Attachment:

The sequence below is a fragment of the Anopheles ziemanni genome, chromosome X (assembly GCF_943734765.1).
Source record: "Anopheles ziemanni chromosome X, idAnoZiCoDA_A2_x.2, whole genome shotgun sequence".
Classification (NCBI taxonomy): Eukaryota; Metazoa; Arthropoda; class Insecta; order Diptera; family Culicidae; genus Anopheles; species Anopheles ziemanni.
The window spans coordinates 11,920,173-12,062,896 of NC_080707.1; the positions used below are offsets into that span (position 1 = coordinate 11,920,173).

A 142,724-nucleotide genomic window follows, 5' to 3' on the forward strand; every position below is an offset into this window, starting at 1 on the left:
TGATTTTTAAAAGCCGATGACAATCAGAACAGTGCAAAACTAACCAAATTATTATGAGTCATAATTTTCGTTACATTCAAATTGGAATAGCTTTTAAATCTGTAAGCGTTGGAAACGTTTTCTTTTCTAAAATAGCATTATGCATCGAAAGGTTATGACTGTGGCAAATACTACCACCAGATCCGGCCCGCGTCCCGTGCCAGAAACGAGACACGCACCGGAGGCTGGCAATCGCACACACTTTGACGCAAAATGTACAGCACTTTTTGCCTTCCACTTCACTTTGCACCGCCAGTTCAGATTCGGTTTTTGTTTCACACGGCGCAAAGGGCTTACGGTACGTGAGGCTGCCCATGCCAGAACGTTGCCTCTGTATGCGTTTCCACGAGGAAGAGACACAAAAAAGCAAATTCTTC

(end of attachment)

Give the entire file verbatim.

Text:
The sequence below is a fragment of the Anopheles ziemanni genome, chromosome X (assembly GCF_943734765.1).
Source record: "Anopheles ziemanni chromosome X, idAnoZiCoDA_A2_x.2, whole genome shotgun sequence".
Classification (NCBI taxonomy): Eukaryota; Metazoa; Arthropoda; class Insecta; order Diptera; family Culicidae; genus Anopheles; species Anopheles ziemanni.
The window spans coordinates 11,920,173-12,062,896 of NC_080707.1; the positions used below are offsets into that span (position 1 = coordinate 11,920,173).

A 142,724-nucleotide genomic window follows, 5' to 3' on the forward strand; every position below is an offset into this window, starting at 1 on the left:
TGATTTTTAAAAGCCGATGACAATCAGAACAGTGCAAAACTAACCAAATTATTATGAGTCATAATTTTCGTTACATTCAAATTGGAATAGCTTTTAAATCTGTAAGCGTTGGAAACGTTTTCTTTTCTAAAATAGCATTATGCATCGAAAGGTTATGACTGTGGCAAATACTACCACCAGATCCGGCCCGCGTCCCGTGCCAGAAACGAGACACGCACCGGAGGCTGGCAATCGCACACACTTTGACGCAAAATGTACAGCACTTTTTGCCTTCCACTTCACTTTGCACCGCCAGTTCAGATTCGGTTTTTGTTTCACACGGCGCAAAGGGCTTACGGTACGTGAGGCTGCCCATGCCAGAACGTTGCCTCTGTATGCGTTTCCACGAGGAAGAGACACAAAAAAGCAAATTCTTC